Review: Never Mind The Buzzcocks (BBC2, Mondays)
I occasionally have what I call Charlotte Brontë moments when modern life seems so odd that I find myself thinking: “What would Charlotte have made of this?”
One such occasion occurred on a flight to Naples a few years ago. There we were, about 100 of us, in a large metal tube 30,000 feet above sea level, watching a screen above our heads on which a well-known actor was singing a song with frog and pig puppets.
Never Mind The Buzzcocks, which seems to have been with us forever, was surely designed to have a perplexed Charlotte scratching her head. It’s the first time I’d seen it for a couple of years and it seems to have got weirder.
Wearing my Charlotte bonnet, I wonder whether the programme’s host really is a famous singer who does not belong to these shores, or merely some kind of impersonator? And why does a rather sensitive-looking young boy have all those tattoos when he is neither a criminal nor a sailor?
That’s just for starters. More to the point, what on earth is anyone talking about?
I must accept that, despite getting past first base (unlike my wife) by understanding the programme’s title, I am no longer the target audience for Buzzcocks. In any case, even in its early days during the last century, it always suffered from never being quite funny enough, which makes its survival a mystery.
It doesn’t help, of course, when you are no longer in thrall to rock and pop music. There comes a time when you begin to lose patience with its many absurdities. This isn’t quite throwing away childish things.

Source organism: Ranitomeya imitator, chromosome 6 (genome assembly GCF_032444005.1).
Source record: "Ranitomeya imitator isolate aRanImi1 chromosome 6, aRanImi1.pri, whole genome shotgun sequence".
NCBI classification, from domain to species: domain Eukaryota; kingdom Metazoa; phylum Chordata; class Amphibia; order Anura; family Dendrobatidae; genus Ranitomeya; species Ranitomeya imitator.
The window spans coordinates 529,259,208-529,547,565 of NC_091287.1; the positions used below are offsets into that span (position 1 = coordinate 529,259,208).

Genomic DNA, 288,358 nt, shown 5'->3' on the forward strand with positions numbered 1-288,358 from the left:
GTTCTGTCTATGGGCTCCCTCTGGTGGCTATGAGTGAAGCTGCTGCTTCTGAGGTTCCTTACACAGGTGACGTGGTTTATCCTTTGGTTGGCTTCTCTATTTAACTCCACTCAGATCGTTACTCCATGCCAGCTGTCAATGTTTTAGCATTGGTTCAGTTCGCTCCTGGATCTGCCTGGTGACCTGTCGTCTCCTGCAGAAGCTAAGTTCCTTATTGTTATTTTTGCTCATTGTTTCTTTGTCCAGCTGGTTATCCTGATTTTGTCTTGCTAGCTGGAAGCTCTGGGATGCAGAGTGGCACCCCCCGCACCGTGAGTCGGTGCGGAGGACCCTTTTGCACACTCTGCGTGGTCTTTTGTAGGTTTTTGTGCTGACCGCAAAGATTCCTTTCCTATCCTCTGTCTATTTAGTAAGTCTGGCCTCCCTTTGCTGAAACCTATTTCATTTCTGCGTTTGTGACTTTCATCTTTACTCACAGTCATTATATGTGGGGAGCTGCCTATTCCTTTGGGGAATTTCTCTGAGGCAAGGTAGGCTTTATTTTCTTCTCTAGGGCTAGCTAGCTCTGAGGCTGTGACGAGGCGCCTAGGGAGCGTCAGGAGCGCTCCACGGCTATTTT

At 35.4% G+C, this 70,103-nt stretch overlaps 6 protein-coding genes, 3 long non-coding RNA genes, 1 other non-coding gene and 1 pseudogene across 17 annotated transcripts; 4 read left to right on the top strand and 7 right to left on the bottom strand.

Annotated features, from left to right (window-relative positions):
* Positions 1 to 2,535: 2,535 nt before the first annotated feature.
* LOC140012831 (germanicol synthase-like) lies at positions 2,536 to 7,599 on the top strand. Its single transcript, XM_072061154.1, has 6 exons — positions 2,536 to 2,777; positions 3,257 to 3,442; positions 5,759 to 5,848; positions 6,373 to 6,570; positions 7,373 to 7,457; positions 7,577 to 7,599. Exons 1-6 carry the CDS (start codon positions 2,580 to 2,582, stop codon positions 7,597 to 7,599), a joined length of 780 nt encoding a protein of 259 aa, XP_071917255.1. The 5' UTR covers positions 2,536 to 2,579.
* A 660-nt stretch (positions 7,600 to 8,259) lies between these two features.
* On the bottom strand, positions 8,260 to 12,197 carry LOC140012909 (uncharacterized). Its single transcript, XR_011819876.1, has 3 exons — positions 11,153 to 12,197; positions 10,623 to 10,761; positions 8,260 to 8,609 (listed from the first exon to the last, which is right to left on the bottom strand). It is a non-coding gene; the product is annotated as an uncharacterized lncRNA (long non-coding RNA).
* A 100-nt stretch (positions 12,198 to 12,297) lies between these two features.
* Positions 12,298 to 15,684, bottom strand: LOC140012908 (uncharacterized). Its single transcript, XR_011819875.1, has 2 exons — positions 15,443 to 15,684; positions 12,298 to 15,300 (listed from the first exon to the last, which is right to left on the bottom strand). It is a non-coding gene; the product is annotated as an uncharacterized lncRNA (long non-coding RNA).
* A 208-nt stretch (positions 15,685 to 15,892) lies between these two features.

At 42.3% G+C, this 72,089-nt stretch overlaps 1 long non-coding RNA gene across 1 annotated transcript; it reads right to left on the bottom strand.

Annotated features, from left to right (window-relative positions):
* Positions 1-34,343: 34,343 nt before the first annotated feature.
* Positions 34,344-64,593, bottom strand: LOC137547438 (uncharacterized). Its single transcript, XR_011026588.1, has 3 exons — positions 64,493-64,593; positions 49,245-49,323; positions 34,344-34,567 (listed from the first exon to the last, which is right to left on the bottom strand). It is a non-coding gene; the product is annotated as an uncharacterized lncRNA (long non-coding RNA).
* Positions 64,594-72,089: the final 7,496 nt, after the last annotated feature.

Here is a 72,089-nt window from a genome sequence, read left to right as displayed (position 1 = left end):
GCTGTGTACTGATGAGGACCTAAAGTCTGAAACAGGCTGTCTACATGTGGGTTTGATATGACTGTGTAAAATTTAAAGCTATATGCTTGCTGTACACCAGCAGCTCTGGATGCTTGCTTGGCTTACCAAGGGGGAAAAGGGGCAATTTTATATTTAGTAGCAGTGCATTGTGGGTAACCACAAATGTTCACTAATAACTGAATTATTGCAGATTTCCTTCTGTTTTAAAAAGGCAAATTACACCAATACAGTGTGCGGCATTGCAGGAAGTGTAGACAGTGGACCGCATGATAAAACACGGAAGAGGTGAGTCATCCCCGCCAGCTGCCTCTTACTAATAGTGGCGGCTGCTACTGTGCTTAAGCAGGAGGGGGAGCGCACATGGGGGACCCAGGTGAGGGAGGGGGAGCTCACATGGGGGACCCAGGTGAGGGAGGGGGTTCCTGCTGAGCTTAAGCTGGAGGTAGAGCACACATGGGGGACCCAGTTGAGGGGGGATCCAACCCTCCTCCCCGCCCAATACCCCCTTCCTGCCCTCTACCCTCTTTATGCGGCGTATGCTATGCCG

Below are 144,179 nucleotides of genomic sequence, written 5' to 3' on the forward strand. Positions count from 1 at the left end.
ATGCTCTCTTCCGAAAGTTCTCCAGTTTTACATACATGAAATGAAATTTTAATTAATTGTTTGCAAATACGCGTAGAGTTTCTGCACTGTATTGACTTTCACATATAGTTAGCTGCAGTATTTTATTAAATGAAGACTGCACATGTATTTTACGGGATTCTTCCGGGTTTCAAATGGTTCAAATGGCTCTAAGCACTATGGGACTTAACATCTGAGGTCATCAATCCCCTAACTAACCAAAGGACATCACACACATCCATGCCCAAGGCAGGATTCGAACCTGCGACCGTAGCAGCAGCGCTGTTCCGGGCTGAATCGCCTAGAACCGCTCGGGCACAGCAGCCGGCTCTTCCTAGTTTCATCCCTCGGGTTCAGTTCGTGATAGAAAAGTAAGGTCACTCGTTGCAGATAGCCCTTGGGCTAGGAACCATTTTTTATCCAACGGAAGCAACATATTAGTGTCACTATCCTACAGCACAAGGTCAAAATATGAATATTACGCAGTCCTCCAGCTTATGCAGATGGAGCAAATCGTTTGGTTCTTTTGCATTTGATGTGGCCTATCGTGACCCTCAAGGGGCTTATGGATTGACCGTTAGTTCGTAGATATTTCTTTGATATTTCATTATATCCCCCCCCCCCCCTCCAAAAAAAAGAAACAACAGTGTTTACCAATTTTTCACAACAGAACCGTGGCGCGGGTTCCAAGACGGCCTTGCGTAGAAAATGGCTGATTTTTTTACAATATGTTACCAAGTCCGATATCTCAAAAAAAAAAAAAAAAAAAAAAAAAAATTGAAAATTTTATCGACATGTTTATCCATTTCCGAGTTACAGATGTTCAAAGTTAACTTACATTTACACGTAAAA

I’ll be listening to some stuff until I breathe my last. Sunday Morning by The Velvet Underground and I Wasn’t Born To Follow by The Byrds are on my funeral play-list. And, unlike some of my peers, I still take on board a few new names, especially from the roots-folk world.
It’s more that there comes a point when the pretentiousness and posing become too much to bear. For the novelist Sebastian Faulks it was the release in 1981 of the maddeningly trite “Don’t You Want Me Baby?” by The Human League. For some reason, Faulks found the lyric “I was working as a waitress in a cocktail bar / that much is true” particularly loathsome.
So much so that he grumbled about it in his column in the Independent On Sunday newspaper and then, many years later, put exactly the same complaint into the mouth of his psychotic protagonist in his 2007 novel Engleby.
For me, the final straw was a South Bank Show programme in 1987 about a group called The Smiths. I loved this spoof. Here we had a British film to supersede the glorious This Is Spinal Tap.
It featured a young actor I’d never previously seen playing Morrissey, the group’s lead singer and a prat of the very highest order, pontificating quite ludicrously and always wildly off the mark about everything from George Formby to the Moors Murders.
The likes of Nick Kent and John Peel deadpanned magnificently as they sang the group’s praises. The music was cleverly done, by no means incompetent but as dull as having corn flakes for breakfast every morning, and the lyrics suggested a modest talent.
Much care had been taken to make this a more subtle affair than Tap. It was one of commercial television’s finest hours.
Imagine my astonishment, then, the following morning when I went into work and my mirthful colleagues provided me with a Santa Claus-in-reverse-explanation. I have never lived it down.
And now I learn that Morrissey’s autobiography has been published as a Penguin classic to sit alongside the likes of George Orwell, Scott Fitzgerald and James Joyce.
That really is one to boggle the mind of Charlotte.
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